Georgia’s “tripledemic” — the simultaneous outbreaks of flu, COVID, and respiratory synctical virus (RSV) — is on the decline, state epidemiologist Cherie Drenzek said Wednesday.
The flu season started early and peaked in October both nationally and in Georgia, Drenzek told members of the Georgia Board of Public Health during its first meeting since November. Hospitalizations are down by about 60% since last week in metro Atlanta, the sole region where DPH tracks the data.
Despite the decline in the amount of flu activity, severe outcomes including death are higher nationally than in past years. So far this flu season, 97 children have died from the flu nationwide, including six just this past week. Drenzek said older adults and young children are the most likely to experience severe outcomes such as hospitalization and death.
The pattern for RSV, which typically causes cold-like symptoms but can be serious in young children, has been similar to the pattern for flu. The RSV season began early and peaked in October, Drenzek said.
There is also good news when it comes to COVID-19. The level of hospitalizations for elderly Georgians is about one-fifth of what it was at this time last year, Drenzek said. Deaths have also decreased.
The decline in severe outcomes indicates COVID vaccines and boosters are working, Drenzek said. Though the risk has decreased, many are still vulnerable to COVID, with more than 3,000 people still dying of COVID each week in the United States.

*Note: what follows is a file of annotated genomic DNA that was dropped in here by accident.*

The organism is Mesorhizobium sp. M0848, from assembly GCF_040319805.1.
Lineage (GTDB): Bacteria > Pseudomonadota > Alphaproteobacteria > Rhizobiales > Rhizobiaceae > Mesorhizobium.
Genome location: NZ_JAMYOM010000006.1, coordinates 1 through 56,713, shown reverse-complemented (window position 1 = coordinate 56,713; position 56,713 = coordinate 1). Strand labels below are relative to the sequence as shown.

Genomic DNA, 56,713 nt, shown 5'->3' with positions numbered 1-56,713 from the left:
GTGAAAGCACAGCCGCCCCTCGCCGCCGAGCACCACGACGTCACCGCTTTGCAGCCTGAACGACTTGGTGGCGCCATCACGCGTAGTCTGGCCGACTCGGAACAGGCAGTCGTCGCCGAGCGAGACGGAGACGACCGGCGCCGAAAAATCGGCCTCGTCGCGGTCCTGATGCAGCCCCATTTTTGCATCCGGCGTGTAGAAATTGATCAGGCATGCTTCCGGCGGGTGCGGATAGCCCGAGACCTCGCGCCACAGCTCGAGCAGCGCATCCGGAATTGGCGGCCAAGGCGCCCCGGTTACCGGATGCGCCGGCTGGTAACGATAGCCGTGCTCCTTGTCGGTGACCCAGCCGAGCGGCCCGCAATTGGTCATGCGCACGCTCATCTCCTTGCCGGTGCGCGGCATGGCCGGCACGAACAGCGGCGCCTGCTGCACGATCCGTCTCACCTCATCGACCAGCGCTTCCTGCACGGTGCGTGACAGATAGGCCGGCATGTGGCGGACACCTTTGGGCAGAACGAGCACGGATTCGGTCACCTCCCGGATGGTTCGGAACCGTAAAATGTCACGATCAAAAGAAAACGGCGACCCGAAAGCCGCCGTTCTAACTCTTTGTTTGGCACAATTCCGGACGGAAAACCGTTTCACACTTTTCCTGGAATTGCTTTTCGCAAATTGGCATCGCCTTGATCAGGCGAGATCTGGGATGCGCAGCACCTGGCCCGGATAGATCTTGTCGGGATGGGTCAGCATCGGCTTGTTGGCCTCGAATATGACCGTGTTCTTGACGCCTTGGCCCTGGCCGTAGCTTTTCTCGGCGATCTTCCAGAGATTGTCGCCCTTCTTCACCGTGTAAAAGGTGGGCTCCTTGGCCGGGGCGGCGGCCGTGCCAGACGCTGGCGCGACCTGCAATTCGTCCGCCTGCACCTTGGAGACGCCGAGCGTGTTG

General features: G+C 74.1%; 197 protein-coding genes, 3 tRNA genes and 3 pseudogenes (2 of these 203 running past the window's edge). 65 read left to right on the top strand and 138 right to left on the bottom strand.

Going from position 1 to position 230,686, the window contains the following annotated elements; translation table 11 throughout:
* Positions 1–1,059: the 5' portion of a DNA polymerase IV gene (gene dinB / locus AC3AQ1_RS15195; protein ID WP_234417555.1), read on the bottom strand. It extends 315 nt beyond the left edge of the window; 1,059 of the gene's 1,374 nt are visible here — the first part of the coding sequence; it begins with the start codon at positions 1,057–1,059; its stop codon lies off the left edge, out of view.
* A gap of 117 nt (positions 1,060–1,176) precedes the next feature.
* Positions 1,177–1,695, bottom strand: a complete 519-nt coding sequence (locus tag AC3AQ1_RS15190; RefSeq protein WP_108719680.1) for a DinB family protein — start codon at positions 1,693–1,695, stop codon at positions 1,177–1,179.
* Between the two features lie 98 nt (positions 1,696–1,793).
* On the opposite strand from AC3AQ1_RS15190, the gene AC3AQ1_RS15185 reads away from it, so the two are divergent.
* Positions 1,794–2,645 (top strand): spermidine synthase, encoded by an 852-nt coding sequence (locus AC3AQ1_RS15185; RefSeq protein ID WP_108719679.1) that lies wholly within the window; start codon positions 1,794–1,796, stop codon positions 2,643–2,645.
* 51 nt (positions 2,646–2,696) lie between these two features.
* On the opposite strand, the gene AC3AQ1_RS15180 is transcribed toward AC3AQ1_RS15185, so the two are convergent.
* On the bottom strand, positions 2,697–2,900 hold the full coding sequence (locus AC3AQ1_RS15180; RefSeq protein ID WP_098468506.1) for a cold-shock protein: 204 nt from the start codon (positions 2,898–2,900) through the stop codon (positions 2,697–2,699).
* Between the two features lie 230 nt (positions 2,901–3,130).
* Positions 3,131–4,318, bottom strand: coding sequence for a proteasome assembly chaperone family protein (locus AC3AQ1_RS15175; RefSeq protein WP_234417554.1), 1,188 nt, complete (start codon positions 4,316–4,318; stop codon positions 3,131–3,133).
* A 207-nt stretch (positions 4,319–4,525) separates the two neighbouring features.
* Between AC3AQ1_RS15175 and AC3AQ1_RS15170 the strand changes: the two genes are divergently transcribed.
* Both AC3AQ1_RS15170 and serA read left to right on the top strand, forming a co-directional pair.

“Flu vaccine and bivalent [COVID] boosters remain critical for those at risk,” Drenzek said.
In legislative news, the state Department of Public Health is supporting a bill before the General Assembly that would prohibit vaping in any designated smoke-free area, said Megan Andrews, the agency’s assistant commissioner for policy. The goal is to bring vaping rules on par with other smoking rules.
The Georgia Senate’s Health and Human Services Committee has approved the bill. The full Senate is expected to vote on it Wednesday.
This story is available through a news partnership with Capitol Beat News Service, a project of the Georgia Press Educational Foundation.